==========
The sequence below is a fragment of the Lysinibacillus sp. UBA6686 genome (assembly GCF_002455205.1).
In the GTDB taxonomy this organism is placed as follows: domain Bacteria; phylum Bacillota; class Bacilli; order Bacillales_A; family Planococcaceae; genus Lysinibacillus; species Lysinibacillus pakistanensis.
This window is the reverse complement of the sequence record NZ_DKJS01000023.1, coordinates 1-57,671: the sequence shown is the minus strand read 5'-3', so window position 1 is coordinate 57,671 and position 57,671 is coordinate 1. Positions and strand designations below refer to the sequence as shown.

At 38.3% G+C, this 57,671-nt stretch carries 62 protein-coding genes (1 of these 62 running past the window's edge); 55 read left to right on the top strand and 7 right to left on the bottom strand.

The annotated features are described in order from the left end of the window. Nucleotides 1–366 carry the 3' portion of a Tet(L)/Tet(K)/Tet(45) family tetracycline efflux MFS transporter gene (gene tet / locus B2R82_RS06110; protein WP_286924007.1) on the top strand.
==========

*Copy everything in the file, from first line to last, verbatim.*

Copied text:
The sequence below is a fragment of the Lysinibacillus sp. UBA6686 genome (assembly GCF_002455205.1).
In the GTDB taxonomy this organism is placed as follows: domain Bacteria; phylum Bacillota; class Bacilli; order Bacillales_A; family Planococcaceae; genus Lysinibacillus; species Lysinibacillus pakistanensis.
This window is the reverse complement of the sequence record NZ_DKJS01000023.1, coordinates 1-57,671: the sequence shown is the minus strand read 5'-3', so window position 1 is coordinate 57,671 and position 57,671 is coordinate 1. Positions and strand designations below refer to the sequence as shown.

At 38.3% G+C, this 57,671-nt stretch carries 62 protein-coding genes (1 of these 62 running past the window's edge); 55 read left to right on the top strand and 7 right to left on the bottom strand.

The annotated features are described in order from the left end of the window. Nucleotides 1–366 carry the 3' portion of a Tet(L)/Tet(K)/Tet(45) family tetracycline efflux MFS transporter gene (gene tet / locus B2R82_RS06110; protein WP_286924007.1) on the top strand.